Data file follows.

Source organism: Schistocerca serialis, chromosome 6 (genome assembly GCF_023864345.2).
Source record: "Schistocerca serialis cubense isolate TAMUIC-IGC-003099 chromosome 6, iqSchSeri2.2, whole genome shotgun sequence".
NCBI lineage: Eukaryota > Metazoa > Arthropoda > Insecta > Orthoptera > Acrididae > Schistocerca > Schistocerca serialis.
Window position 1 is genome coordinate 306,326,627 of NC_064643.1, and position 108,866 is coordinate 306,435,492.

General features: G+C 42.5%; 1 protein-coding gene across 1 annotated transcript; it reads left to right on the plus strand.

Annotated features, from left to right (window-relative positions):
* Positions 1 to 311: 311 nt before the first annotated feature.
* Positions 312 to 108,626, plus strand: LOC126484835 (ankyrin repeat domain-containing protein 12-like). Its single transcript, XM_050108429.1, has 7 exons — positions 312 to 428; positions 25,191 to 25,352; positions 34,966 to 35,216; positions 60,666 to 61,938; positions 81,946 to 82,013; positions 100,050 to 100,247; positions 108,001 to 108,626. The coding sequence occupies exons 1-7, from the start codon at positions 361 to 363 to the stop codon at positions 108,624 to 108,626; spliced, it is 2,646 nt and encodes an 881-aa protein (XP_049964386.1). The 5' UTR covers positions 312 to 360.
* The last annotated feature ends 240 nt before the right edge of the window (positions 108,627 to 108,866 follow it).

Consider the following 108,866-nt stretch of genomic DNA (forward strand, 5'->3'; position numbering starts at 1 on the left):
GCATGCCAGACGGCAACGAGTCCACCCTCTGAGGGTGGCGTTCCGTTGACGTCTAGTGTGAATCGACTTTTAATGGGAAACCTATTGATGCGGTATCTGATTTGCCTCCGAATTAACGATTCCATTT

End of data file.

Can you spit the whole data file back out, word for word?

Source organism: Schistocerca serialis, chromosome 6 (genome assembly GCF_023864345.2).
Source record: "Schistocerca serialis cubense isolate TAMUIC-IGC-003099 chromosome 6, iqSchSeri2.2, whole genome shotgun sequence".
NCBI lineage: Eukaryota > Metazoa > Arthropoda > Insecta > Orthoptera > Acrididae > Schistocerca > Schistocerca serialis.
Window position 1 is genome coordinate 306,326,627 of NC_064643.1, and position 108,866 is coordinate 306,435,492.

General features: G+C 42.5%; 1 protein-coding gene across 1 annotated transcript; it reads left to right on the plus strand.

Annotated features, from left to right (window-relative positions):
* Positions 1 to 311: 311 nt before the first annotated feature.
* Positions 312 to 108,626, plus strand: LOC126484835 (ankyrin repeat domain-containing protein 12-like). Its single transcript, XM_050108429.1, has 7 exons — positions 312 to 428; positions 25,191 to 25,352; positions 34,966 to 35,216; positions 60,666 to 61,938; positions 81,946 to 82,013; positions 100,050 to 100,247; positions 108,001 to 108,626. The coding sequence occupies exons 1-7, from the start codon at positions 361 to 363 to the stop codon at positions 108,624 to 108,626; spliced, it is 2,646 nt and encodes an 881-aa protein (XP_049964386.1). The 5' UTR covers positions 312 to 360.
* The last annotated feature ends 240 nt before the right edge of the window (positions 108,627 to 108,866 follow it).

Consider the following 108,866-nt stretch of genomic DNA (forward strand, 5'->3'; position numbering starts at 1 on the left):
GCATGCCAGACGGCAACGAGTCCACCCTCTGAGGGTGGCGTTCCGTTGACGTCTAGTGTGAATCGACTTTTAATGGGAAACCTATTGATGCGGTATCTGATTTGCCTCCGAATTAACGATTCCATTT